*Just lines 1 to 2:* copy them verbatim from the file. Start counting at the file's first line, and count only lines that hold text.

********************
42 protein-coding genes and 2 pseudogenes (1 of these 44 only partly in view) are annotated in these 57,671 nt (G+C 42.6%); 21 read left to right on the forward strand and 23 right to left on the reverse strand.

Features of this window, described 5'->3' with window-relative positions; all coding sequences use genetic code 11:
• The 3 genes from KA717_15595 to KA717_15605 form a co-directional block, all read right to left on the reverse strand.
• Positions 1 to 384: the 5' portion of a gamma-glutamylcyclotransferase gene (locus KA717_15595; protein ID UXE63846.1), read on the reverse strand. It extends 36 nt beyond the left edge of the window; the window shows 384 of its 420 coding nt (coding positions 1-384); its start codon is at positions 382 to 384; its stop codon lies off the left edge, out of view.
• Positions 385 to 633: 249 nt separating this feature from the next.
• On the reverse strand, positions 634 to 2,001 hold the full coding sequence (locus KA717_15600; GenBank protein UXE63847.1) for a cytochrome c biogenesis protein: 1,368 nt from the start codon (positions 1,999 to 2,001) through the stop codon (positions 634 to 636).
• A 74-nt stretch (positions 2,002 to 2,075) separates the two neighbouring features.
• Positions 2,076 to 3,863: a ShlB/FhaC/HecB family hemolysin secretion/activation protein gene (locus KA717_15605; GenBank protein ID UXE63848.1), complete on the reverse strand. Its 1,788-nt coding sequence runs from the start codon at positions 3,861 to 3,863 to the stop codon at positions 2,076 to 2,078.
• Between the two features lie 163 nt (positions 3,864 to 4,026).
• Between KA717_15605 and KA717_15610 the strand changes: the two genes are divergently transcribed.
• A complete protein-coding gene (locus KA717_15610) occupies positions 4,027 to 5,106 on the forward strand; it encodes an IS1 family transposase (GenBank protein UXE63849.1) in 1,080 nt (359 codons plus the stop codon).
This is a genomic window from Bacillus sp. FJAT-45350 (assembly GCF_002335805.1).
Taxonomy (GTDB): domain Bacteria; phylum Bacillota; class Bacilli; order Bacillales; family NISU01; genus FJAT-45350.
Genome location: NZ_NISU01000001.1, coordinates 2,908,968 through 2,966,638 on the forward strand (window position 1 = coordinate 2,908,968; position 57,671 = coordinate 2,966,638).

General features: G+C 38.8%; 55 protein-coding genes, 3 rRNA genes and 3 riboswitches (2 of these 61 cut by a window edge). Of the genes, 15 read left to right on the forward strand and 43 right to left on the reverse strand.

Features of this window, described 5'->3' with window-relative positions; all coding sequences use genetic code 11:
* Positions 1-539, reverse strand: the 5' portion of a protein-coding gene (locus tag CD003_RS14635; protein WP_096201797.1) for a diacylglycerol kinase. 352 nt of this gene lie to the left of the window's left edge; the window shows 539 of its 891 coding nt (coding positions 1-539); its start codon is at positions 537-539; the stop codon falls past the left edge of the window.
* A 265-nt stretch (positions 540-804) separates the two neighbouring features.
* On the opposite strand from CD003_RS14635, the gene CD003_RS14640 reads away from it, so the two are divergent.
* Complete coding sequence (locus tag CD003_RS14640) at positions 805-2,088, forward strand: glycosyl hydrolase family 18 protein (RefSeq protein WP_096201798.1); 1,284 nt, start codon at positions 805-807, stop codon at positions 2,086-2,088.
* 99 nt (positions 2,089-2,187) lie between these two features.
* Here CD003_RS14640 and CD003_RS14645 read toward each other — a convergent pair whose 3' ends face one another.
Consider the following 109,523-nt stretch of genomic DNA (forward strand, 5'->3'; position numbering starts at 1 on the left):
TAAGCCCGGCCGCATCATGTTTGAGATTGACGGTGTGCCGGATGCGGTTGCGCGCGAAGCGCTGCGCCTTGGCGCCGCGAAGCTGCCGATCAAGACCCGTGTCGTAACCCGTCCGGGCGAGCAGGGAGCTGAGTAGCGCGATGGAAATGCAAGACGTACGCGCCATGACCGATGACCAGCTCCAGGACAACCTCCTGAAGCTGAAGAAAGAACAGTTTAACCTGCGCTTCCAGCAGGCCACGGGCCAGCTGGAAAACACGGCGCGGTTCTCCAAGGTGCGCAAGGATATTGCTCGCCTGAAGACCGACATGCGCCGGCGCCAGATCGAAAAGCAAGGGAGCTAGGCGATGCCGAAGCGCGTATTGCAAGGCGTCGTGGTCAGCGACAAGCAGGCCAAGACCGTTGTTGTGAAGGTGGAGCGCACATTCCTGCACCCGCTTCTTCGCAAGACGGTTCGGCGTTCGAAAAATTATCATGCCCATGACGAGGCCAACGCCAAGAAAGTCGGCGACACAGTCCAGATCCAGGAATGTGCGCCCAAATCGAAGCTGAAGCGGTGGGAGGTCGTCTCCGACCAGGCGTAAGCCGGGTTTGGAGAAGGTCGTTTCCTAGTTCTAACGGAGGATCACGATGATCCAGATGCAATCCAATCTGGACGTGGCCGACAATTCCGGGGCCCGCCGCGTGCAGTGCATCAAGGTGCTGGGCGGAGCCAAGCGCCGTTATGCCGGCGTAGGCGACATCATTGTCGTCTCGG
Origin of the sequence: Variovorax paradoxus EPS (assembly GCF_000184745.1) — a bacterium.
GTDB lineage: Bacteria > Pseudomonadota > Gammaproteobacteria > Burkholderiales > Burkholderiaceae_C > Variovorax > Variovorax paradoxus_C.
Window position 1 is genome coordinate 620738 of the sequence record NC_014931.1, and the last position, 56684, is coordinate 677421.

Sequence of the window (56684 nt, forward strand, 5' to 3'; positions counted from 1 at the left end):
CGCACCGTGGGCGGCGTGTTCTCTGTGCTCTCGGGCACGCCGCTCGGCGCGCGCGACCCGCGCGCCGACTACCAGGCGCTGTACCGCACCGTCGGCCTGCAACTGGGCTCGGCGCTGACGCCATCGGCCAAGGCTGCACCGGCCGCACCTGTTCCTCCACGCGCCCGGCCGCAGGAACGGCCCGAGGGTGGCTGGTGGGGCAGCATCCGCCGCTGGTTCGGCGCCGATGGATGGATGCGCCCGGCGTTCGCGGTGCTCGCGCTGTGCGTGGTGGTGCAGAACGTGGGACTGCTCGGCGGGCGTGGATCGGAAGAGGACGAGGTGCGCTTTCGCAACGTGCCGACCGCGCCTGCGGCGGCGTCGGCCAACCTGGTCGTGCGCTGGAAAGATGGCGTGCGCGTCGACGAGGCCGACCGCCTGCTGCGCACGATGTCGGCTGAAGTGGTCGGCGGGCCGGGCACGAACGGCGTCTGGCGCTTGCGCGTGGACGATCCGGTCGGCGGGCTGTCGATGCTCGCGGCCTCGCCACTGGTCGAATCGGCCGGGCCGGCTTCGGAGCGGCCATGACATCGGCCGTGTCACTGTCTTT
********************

42 protein-coding genes and 2 pseudogenes (1 of these 44 only partly in view) are annotated in these 57,671 nt (G+C 42.6%); 21 read left to right on the forward strand and 23 right to left on the reverse strand.

Features of this window, described 5'->3' with window-relative positions; all coding sequences use genetic code 11: